A Sticky-Price View of Hoarding
Kilts Center for Marketing at Chicago Booth – Nielsen Dataset Paper Series 1-050
65 Pages Posted: 21 Nov 2014 Last revised: 6 Sep 2022
Date Written: September 4, 2022
Households often hoard staples during inflationary periods stemming from cost shocks. Hoarding is generally attributed to precautionary buying. But we point out that it could also be driven by sticky retail prices. When stores are slow to adjust prices following a cost shock, households have an incentive to stockpile just as in a typical retail sale. Disentangling these motives is valuable for informing policy responses. Using supermarket scanner data on rice purchases from the 2008 global rice crisis and early months of COVID-19, we provide evidence consistent with the presence of a sticky-price channel. To quantify the size of these two motives, we propose a test from a model of costly storage where optimal inventory responds to price discounts and is a hedge against price fluctuations. While smaller than precautionary buying, the sticky-price motive nonetheless accounts for a meaningful fraction of total hoarding.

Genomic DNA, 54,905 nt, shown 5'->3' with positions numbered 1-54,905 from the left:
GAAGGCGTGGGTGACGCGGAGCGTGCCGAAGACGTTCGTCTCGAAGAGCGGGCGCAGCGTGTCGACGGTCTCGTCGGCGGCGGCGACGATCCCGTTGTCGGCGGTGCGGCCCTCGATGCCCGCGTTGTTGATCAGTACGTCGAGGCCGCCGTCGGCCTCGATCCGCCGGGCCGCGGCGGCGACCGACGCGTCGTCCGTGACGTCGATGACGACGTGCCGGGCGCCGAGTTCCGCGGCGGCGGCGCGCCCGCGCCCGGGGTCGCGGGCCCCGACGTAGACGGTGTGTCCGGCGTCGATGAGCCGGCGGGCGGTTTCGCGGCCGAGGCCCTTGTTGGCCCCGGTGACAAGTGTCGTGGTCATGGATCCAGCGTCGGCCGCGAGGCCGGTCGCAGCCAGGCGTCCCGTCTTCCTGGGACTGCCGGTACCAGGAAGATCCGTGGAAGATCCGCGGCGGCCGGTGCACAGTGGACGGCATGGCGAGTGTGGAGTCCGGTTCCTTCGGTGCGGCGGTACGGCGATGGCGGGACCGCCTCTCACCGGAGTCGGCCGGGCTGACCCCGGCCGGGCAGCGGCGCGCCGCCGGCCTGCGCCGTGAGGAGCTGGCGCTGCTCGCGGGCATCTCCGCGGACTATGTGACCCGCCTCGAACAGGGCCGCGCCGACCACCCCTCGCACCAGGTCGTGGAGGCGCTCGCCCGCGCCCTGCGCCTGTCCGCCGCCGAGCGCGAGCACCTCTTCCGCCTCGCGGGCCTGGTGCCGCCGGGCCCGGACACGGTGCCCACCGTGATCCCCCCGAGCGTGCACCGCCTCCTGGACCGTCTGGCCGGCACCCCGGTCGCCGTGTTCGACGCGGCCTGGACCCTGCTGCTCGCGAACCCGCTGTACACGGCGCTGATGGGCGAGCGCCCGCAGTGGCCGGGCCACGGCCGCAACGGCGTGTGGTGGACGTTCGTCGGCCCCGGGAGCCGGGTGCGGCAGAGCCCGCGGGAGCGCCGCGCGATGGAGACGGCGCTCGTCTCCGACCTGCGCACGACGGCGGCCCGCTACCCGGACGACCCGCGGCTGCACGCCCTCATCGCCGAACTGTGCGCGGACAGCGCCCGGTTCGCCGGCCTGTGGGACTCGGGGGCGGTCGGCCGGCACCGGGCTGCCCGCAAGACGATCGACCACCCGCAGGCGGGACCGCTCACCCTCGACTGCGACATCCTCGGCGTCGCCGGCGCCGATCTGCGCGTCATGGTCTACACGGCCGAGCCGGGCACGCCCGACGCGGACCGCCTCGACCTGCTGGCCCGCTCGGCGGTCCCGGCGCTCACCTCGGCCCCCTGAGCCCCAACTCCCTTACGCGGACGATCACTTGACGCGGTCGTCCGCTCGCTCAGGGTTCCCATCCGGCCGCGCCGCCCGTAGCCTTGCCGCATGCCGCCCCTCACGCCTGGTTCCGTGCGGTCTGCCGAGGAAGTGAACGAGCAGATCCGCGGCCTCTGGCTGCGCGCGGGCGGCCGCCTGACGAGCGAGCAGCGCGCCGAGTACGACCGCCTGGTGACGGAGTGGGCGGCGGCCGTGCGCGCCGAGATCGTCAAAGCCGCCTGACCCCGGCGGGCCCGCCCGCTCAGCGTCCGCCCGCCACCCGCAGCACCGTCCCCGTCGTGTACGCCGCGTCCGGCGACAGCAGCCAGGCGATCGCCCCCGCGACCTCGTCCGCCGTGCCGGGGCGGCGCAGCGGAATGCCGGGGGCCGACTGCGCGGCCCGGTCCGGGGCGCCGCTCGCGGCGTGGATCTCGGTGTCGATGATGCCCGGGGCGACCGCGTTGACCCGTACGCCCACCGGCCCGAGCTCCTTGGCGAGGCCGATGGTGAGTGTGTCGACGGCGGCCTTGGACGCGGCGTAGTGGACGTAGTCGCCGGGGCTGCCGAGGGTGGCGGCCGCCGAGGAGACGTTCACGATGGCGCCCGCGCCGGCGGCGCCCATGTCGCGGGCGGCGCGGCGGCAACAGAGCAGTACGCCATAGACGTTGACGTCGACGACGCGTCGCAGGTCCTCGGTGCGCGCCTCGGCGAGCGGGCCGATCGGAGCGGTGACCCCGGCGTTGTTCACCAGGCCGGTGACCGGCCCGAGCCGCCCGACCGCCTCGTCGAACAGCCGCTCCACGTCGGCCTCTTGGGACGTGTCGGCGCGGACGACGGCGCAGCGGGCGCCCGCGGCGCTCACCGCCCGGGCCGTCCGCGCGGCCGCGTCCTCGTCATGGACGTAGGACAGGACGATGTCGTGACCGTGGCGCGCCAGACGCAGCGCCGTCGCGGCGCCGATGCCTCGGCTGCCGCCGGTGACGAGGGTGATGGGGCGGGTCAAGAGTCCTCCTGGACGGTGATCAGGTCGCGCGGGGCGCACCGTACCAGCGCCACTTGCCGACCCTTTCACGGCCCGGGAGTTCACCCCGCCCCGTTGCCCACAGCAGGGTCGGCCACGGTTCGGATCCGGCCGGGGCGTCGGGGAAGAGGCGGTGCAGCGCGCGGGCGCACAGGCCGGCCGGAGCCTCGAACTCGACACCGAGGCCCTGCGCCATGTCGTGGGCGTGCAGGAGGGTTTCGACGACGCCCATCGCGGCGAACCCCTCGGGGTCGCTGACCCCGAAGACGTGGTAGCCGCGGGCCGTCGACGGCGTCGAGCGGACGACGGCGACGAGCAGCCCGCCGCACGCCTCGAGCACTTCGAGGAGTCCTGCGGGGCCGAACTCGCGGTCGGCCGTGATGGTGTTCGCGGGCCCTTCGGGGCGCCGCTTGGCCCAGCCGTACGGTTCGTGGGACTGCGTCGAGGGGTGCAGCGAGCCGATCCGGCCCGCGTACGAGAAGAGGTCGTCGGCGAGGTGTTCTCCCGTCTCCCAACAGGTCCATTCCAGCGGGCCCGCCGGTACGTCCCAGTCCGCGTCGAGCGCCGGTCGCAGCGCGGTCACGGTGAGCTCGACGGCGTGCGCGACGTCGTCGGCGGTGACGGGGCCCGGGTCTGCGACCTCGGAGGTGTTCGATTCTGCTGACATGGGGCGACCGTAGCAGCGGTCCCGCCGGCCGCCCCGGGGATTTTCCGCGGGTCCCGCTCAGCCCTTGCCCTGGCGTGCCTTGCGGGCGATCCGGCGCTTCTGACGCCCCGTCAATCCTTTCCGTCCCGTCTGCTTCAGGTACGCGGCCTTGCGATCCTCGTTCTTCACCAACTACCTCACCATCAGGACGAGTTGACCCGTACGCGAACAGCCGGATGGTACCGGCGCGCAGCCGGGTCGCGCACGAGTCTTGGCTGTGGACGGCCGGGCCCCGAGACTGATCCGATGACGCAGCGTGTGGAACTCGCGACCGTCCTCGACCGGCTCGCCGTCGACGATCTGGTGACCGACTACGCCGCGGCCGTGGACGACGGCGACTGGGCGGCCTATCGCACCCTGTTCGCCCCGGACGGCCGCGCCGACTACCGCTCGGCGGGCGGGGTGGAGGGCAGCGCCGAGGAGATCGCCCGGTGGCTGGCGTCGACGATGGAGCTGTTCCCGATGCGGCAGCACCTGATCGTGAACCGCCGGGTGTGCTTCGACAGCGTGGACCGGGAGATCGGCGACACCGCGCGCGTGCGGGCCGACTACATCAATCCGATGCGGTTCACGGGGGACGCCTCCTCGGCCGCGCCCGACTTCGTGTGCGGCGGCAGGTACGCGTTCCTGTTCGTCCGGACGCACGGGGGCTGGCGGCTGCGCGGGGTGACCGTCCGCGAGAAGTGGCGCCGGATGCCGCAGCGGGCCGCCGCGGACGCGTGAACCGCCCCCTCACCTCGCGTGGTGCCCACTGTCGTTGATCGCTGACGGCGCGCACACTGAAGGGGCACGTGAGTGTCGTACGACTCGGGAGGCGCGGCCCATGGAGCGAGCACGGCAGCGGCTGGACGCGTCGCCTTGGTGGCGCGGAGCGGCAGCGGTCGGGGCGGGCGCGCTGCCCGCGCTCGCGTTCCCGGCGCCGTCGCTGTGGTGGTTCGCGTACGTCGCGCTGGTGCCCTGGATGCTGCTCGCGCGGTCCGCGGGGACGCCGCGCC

Keywords: Retail Hoarding, Sticky Prices, Precaution, Inventory, Rice, Forecast Tests
JEL Classification: Q11, G00
Suggested Citation: Suggested Citation